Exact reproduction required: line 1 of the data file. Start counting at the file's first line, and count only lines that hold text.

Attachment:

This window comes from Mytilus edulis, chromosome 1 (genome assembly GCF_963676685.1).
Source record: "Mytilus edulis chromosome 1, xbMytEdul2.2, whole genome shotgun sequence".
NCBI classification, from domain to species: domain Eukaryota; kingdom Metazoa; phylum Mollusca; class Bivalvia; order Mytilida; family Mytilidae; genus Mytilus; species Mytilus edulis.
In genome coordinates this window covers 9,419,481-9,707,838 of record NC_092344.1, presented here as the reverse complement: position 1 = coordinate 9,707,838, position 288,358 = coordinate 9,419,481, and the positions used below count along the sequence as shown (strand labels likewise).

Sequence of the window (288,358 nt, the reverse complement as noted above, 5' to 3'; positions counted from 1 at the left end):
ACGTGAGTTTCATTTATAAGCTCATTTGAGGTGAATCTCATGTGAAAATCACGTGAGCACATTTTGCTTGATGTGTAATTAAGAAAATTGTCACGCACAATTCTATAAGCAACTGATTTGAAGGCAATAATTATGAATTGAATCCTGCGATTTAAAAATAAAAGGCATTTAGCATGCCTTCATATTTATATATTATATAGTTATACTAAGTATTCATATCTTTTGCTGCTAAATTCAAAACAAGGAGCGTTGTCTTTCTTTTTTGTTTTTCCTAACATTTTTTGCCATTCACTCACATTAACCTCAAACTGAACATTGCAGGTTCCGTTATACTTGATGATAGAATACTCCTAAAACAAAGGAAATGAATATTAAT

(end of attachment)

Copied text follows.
This window comes from Mytilus edulis, chromosome 1 (genome assembly GCF_963676685.1).